Monday, 24 August 2015

3 Suicides Linked to Ashley Madison Cheating Scandal

Ashley Madison suicide

The Ashley Madison cheating scandal took a sad turn over the past week since a hacking group exposed the names of 37 million cheating spouses (32 million men and 5 million women) on
San Antonio Police Captain Michael Gorhum is among three men who took their own lives after they were exposed by a hacking group.

Two Canadian members of were previously identified after they committed suicide.
Capt. Gorhum reportedly killed himself three days after his official email address was published in a massive data dump containing the names and private info of registered members of, an adultery website that helps husbands cheat discreetly.
Among the 10 Gigs of data were millions of names culled from at least 10 M4M websites operated by the owners of that cater to married men seeking men for gay hookups.
Federal agents and law enforcement are investigating the hacking as an act of terrorism.
15,000 government employees accessed the website from their work computers and registered accounts on using their work emails. Washington D.C. had the most AM members of any American city.
Emails also linked 11 White House employees to the website.
A careful analysis of the data dump by the NY Post found that men are much more likely than women to seek random sex. But we already knew that.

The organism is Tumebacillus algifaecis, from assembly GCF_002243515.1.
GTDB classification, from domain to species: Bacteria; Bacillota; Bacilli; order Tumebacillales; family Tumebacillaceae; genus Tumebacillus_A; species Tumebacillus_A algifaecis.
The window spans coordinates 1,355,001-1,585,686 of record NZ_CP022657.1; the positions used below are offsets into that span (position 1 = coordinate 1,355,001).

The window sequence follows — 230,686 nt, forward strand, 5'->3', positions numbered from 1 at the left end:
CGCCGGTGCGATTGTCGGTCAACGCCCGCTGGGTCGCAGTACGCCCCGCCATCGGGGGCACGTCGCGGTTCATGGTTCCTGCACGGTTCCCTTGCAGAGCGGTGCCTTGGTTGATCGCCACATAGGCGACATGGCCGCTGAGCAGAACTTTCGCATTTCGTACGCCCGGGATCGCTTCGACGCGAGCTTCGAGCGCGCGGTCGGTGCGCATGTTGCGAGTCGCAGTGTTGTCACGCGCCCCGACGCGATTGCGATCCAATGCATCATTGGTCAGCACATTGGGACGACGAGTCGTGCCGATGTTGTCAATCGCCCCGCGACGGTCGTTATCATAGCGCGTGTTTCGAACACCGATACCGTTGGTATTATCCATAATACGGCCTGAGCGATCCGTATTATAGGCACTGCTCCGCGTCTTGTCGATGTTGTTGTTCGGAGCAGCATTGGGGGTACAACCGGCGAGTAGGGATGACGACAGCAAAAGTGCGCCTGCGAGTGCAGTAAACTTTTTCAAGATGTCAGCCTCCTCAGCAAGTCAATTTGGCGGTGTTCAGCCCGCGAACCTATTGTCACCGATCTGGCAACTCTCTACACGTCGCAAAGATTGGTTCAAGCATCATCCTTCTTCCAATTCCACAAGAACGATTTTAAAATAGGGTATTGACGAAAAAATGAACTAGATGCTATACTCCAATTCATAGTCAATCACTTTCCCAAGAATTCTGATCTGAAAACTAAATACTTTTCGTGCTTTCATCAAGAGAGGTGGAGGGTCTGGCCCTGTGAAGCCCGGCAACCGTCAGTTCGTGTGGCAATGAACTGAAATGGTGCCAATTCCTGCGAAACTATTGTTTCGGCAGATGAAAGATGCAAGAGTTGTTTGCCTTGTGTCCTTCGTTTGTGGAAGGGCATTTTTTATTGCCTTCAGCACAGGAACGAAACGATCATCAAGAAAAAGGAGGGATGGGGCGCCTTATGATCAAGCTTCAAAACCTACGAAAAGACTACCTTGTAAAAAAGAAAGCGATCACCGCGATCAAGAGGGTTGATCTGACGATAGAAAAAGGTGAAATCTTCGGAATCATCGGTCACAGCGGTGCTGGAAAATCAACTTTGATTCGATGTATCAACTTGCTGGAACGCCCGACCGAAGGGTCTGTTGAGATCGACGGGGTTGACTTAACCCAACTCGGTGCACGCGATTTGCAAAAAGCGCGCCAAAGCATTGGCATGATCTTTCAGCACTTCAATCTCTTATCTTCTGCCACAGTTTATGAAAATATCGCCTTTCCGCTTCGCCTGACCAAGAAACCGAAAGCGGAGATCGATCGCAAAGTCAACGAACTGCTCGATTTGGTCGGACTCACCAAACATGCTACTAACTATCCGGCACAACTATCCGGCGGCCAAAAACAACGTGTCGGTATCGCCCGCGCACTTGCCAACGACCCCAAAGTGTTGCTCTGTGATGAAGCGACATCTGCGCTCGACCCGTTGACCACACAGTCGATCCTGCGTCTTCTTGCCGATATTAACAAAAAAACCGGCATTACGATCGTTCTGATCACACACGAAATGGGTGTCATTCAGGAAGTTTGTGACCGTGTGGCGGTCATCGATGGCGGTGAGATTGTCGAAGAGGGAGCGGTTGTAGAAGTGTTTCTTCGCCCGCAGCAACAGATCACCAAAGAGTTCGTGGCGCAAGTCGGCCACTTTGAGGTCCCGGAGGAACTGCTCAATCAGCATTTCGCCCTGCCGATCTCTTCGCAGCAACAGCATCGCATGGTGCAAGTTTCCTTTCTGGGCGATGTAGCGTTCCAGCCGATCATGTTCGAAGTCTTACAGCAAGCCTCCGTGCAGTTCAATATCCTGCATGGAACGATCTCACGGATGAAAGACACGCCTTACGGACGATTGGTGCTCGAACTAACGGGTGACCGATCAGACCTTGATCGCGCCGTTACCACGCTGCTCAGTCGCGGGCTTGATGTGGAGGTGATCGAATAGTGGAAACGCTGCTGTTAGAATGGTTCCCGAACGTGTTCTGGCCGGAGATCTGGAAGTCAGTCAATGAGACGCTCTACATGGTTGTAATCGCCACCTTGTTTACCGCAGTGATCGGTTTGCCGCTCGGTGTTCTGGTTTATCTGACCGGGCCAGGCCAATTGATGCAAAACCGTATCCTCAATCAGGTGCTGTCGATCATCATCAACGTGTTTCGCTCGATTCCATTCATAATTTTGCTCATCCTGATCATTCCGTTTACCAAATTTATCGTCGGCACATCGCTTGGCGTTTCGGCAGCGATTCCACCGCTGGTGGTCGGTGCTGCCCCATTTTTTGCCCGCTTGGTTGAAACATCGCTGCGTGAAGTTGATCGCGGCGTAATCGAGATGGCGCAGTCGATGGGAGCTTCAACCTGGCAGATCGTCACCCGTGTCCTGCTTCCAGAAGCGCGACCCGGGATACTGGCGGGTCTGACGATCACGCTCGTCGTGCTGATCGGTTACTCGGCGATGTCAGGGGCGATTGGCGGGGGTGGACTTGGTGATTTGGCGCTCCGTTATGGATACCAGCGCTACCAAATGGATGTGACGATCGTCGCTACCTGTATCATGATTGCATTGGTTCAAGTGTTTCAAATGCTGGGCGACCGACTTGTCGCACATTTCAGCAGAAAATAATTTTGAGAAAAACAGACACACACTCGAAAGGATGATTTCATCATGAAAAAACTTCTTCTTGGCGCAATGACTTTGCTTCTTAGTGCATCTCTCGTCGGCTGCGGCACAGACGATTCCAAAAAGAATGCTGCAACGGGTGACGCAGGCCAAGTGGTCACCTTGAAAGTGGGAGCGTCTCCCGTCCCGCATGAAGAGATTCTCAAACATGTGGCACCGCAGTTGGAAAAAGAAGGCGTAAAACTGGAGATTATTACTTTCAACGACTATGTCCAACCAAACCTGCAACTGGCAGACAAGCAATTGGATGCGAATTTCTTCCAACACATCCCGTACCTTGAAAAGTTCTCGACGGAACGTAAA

The problem isn’t that so many men choose to cheat on their wives; cheating is ingrained in their DNA.
Avid Life Media, the owners of have offered $500,000 to anyone who reveals the identities of the hackers.

Casey Anthony

Florida State Attorney Jeff Ashton apologized profusely for being unfaithful to his wife. Ashton was the lead prosecutor in the murder trial of Casey Anthony who was acquitted of killing her 2-year-old daughter in 2008.

“I deeply regret my affiliation with the site, which has caused a great amount of stress and heartache to my wife and children,” Ashton said during a press conference on Sunday.
Ashton told reporters he didn’t have any affairs with anyone on the website nor did he access the website through a government computer.
“While I indulged my curiosity about the site, it never went beyond that,” said Ashton, who was registered on the cheating site under 2 accounts. He apparently logged into his accounts from a computer at the state attorney’s office.
While he admitted using the website only to whet his curiosity, there were 14 credit card transactions on the two accounts linked to his name and address. He also reportedly paid $19 to have his private information erased once his accounts expired. But that didn’t happen.
Also exposed were Ashton’s darkest fantasies in his profile.
“I am looking for someone who has fantasies we can act out. Who know what she wants and isn’t afraid to ask for it,” he wrote. “You must be discrete, not looking to change my situation just want to get excited again.”
He added: “Please be real. I want someone that fantasizes about being brought to a climax by a lover with a skillful tongue and fingers as well as his member. Also a big toy collection is a plus.”
In addition to being publicly shamed and humiliated, Ashton’s poor wife suffered the double indignity of being the wife of a husband who cheated because she didn’t have a big sex toy collection.

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